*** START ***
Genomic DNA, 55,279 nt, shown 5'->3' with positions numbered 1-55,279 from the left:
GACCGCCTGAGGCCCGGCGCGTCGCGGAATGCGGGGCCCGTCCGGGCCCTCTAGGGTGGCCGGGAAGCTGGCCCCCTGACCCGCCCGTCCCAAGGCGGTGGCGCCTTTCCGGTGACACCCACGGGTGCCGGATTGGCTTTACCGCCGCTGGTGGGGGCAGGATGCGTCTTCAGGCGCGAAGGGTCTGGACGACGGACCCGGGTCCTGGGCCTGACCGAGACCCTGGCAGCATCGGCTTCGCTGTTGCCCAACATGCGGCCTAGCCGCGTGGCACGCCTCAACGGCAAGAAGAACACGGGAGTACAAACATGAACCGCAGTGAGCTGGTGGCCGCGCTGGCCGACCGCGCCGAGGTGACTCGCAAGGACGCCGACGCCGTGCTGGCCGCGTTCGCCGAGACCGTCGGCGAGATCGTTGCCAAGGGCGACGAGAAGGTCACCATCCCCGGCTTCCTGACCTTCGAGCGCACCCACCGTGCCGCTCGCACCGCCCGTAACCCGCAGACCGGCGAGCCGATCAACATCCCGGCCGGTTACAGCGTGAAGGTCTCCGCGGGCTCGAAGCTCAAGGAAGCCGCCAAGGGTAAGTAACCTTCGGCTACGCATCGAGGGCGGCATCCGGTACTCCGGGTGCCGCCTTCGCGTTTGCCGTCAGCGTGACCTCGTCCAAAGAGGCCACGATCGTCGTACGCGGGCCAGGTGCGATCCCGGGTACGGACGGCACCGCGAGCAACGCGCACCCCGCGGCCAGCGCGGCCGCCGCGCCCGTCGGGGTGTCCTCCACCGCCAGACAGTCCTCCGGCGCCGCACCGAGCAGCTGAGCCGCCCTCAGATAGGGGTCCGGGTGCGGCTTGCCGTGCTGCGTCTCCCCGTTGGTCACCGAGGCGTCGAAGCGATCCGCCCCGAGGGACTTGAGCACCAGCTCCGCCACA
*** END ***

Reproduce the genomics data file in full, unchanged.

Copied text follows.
Genomic DNA, 55,279 nt, shown 5'->3' with positions numbered 1-55,279 from the left:
GACCGCCTGAGGCCCGGCGCGTCGCGGAATGCGGGGCCCGTCCGGGCCCTCTAGGGTGGCCGGGAAGCTGGCCCCCTGACCCGCCCGTCCCAAGGCGGTGGCGCCTTTCCGGTGACACCCACGGGTGCCGGATTGGCTTTACCGCCGCTGGTGGGGGCAGGATGCGTCTTCAGGCGCGAAGGGTCTGGACGACGGACCCGGGTCCTGGGCCTGACCGAGACCCTGGCAGCATCGGCTTCGCTGTTGCCCAACATGCGGCCTAGCCGCGTGGCACGCCTCAACGGCAAGAAGAACACGGGAGTACAAACATGAACCGCAGTGAGCTGGTGGCCGCGCTGGCCGACCGCGCCGAGGTGACTCGCAAGGACGCCGACGCCGTGCTGGCCGCGTTCGCCGAGACCGTCGGCGAGATCGTTGCCAAGGGCGACGAGAAGGTCACCATCCCCGGCTTCCTGACCTTCGAGCGCACCCACCGTGCCGCTCGCACCGCCCGTAACCCGCAGACCGGCGAGCCGATCAACATCCCGGCCGGTTACAGCGTGAAGGTCTCCGCGGGCTCGAAGCTCAAGGAAGCCGCCAAGGGTAAGTAACCTTCGGCTACGCATCGAGGGCGGCATCCGGTACTCCGGGTGCCGCCTTCGCGTTTGCCGTCAGCGTGACCTCGTCCAAAGAGGCCACGATCGTCGTACGCGGGCCAGGTGCGATCCCGGGTACGGACGGCACCGCGAGCAACGCGCACCCCGCGGCCAGCGCGGCCGCCGCGCCCGTCGGGGTGTCCTCCACCGCCAGACAGTCCTCCGGCGCCGCACCGAGCAGCTGAGCCGCCCTCAGATAGGGGTCCGGGTGCGGCTTGCCGTGCTGCGTCTCCCCGTTGGTCACCGAGGCGTCGAAGCGATCCGCCCCGAGGGACTTGAGCACCAGCTCCGCCACA